The Role of Coupe-Decale Music in the Ivorian Crisis: a new Relationship with France
(University of the Witwatersrand)
Paper short abstract:
Paper long abstract:
In Côte d’Ivoire, popular music genres such as reggae and zouglou have played a critical role at significant turning points in recent Ivorian history and, especially since political liberalization in 1990, have served as a domain for articulation of ideas about politics, corruption, citizenship, national history and identity, as well as being a platform for social criticism. In recent years, coupé-décalé, a new, ostensibly apolitical, musical genre has emerged, and due to its popularity, it has been giving solid competition to zouglou as most celebrated Ivorian music. This music has been the object of debates in Côte d’Ivoire and abroad, due to its alleged links with transnational cybercrime, and has been criticised for its lack of lyrical content. However, coupé-décalé is effectively also engaging with a socio-political project, as its imagery envisions a new postcolonial relationship with France. Hereby, as this paper aims to show, it provokes a break with the tradition of social criticism represented by zouglou, where zouglou artists, presenting themselves as the “voice of the voiceless” depict themselves as social underdogs, at the receiving end of an unjust and unequal postcolonial relationship. Born in the nightclubs of the Ivorian diaspora in London and Paris, coupé-décalé is a transnational musical style par excellence. Coupé-décalé as a genre celebrates the exploits of young Ivorians who have made a fortune in France. Rather than suffering from the injustice of the postcolonial relationship, in coupé-décalé, Ivorians celebrate themselves for mastering both environments.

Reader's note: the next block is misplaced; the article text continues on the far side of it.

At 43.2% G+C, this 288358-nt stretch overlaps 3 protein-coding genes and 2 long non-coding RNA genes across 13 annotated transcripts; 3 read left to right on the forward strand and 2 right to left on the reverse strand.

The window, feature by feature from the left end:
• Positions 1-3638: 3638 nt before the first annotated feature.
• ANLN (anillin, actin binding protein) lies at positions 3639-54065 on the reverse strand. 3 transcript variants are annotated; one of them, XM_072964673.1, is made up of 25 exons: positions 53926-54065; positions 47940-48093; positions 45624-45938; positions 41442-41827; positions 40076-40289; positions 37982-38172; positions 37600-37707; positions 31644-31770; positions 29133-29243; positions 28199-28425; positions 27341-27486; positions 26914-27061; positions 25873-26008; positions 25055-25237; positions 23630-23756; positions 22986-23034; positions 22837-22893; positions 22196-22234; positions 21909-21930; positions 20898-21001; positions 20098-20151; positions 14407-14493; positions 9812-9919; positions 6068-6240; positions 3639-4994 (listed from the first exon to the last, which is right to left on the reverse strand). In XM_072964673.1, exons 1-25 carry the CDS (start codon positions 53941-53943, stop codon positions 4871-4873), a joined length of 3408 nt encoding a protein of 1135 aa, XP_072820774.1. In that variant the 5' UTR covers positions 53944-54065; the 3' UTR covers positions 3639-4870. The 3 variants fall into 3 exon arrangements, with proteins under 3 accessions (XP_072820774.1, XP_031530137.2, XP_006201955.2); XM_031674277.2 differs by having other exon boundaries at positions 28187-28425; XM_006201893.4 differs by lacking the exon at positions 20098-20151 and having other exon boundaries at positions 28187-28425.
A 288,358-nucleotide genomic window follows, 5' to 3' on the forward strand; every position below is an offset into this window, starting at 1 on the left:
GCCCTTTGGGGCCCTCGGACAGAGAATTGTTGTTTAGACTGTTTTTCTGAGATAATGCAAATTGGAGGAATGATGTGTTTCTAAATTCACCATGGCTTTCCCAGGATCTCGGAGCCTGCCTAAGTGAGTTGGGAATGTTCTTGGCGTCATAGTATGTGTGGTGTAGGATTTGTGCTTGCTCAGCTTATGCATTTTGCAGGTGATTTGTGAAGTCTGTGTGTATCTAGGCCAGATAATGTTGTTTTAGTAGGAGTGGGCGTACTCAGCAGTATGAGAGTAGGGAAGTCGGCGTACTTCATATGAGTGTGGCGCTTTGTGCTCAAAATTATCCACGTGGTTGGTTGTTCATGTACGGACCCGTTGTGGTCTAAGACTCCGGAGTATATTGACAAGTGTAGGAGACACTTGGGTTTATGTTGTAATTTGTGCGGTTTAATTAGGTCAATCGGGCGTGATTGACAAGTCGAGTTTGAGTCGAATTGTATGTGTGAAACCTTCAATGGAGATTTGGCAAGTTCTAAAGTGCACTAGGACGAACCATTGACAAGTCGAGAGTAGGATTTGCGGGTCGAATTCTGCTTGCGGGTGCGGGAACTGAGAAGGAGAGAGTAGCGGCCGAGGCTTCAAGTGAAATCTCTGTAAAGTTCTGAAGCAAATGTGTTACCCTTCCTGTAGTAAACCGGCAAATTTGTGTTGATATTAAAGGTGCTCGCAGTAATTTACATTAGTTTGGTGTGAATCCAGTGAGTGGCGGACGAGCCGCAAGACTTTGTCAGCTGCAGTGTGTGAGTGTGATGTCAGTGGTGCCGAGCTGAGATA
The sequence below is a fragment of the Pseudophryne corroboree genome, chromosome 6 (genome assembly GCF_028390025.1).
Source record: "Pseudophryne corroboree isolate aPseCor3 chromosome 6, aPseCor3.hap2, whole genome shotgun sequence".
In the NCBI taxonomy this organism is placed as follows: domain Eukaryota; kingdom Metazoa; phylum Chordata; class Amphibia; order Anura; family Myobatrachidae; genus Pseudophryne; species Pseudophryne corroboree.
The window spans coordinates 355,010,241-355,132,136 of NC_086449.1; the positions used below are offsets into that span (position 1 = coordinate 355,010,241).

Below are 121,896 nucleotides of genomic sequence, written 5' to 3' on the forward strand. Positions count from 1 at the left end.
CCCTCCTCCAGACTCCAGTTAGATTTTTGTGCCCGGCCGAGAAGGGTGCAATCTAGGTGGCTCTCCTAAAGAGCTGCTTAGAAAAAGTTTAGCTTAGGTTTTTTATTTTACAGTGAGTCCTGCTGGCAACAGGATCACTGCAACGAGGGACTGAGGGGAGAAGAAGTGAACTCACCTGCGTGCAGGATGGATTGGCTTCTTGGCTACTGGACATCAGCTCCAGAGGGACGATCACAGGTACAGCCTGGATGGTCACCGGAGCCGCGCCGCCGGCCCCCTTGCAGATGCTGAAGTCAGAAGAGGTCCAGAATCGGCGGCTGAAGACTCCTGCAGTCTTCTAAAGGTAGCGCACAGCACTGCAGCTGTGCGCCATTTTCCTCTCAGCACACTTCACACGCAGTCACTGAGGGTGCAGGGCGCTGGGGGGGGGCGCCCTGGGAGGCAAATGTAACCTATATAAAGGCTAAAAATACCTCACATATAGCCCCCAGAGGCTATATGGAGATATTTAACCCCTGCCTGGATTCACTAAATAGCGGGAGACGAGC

Documentary film, Music and Volunteering